Mr Palm's remarks on the ocassion of the launch of "The State of the World's Children 2011" report in Shkodra on 25 February 2011
The State of the World’s Children Report 2011, “Adolescence: An age of opportunity”
Good morning - Miremengjes!
I like to thank you for coming to this event. We are here to launch the “The State of World Children report”, which is the most important annual publication by UNICEF.
While we are here, officials in Geneva, Berlin, London, Paris, New York, or Beijing are getting ready to do exactly the same: to talk to young people, to talk about young people.
So, lets be proud. We are part of world-wide movement. The movement says: Young people are important. Their opinions matter. Listen to young people. Do more for young people.
This movement says: invest in young people. Because adolescence is the age of opportunity. It is the age where young people - you - take important decisions that will matter for the rest your life.
Parents, government, civil society, officials like me, realize that we have to support you so you can pursue your dreams, become an important member of your community, and create a society where everyone is respected and can develop its full potential.
We also decided to launch the UNICEF report in Shkodra, because the town and region has been active in supporting young people. I like Shkodra because I always see more young people than elsewhere. The Shkodra and its young people also demonstrated strength during the last floods.
Now I have to say something about the UNICEF report. The full report (I only have the executive summary here) has one big message to the leaders of the world.
The message is: Most global challenges such as poverty, peace, climate change, unemployment, inequity, and human rights can only be resolved if we involve young people. Right now.
The report says, that young people are not just future adults and you have to be patient, and it will take time and so on. The report says that young people should be taken serious; right now.
Governments, decision makers, the private sector, companies, self-help organization should not only work FOR young people, but also WITH young people.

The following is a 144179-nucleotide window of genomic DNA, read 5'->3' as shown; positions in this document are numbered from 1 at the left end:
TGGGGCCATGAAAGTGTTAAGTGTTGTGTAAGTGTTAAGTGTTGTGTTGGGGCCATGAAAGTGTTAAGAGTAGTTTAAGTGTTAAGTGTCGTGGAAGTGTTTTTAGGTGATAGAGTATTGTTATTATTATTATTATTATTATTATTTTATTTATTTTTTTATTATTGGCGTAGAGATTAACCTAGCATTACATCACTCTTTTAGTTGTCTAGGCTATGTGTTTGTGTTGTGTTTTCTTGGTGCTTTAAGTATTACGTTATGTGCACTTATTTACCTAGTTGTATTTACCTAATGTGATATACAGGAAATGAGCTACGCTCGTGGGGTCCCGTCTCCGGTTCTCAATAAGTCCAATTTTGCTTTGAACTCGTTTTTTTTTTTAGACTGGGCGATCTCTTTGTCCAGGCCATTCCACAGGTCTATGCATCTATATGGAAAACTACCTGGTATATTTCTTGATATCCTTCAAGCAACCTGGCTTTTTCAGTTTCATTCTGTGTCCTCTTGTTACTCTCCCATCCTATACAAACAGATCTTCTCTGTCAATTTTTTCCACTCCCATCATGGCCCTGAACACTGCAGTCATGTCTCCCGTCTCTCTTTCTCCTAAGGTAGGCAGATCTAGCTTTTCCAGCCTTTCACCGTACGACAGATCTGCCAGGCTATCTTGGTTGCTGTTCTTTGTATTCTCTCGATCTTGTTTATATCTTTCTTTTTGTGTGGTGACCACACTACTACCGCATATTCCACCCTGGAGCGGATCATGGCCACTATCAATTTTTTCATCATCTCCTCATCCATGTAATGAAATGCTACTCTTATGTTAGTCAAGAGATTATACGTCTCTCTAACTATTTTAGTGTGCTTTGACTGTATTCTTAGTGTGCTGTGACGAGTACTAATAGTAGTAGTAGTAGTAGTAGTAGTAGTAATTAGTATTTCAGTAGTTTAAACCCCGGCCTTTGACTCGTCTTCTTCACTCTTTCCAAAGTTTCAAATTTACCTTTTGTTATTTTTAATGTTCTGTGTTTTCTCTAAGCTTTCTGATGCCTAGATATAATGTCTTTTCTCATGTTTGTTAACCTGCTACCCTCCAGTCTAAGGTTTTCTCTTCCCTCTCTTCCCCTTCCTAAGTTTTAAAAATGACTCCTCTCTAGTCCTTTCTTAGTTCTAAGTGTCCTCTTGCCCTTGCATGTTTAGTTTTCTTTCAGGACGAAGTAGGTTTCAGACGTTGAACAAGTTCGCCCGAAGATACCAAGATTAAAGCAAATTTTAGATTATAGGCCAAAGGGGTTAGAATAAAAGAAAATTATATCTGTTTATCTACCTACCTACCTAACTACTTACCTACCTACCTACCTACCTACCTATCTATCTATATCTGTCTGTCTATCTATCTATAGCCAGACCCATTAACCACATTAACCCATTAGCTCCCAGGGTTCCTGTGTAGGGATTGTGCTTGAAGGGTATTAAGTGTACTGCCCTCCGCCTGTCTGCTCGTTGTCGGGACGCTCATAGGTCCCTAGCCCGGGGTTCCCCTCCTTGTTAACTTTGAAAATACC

Let me talk about young people in Albania. Last Friday I was in another city, also doing business with the regional council. Many people spoke, but not many people paid attention.
But then, a young person from the youth parliament spoke. And all the officials, the headmen of the communes, the important people and guests went quiet and listened to what the young person had to say.
I was totally impressed. It shows that young people can get the respect, if they prepare themselves, and speak up.
So, my advice is: get involved! Start a club. Participate in local TV or radio projects. Run for the youth parliament. Take a training course. Clean up your environment. Learn how to use a computer. Don't sit and wait for your uncle to find you a job.
Take an interest in your community, your school, your university, your city. Make suggestions where things can be improved. Complain if necessary. Ask, when things are not clear. Insist to get an answer that you understand.
One out of five person in Albania is between 15 and 24 years of age. The last time we made a survey, many were frustrated or had lost hope. Half of the young people wanted nothing than to go abroad.
We can agree that many things need to improve, in terms of education, training and job opportunities. But remember, that life abroad is risky if you don't know what you will be doing.
Things do get better. And if you always look abroad and across the borders, you will not see the opportunities that might be here, or how you can contribute. In Shkodra, UNICEF - part of a UN joint programme - has helped to inaugurate the Youth Employment Center. I heard its going well and I will go there after this to see for myself.
Such services by government, need to be made available to all young people, in cities and the mountains, for boys and girls, and especially for those who always end up last. I encourage young people to use such services, and help improving them. I encourage central and local authorities to introduce such services in all cities in Albania.
Let me conclude by thanking the European Information Center for hosting us, and all the officials who so readily came and support young people here in Shkodra. And thanks to the young people who came here, because I know that you want to engage and work for an equitable and just society.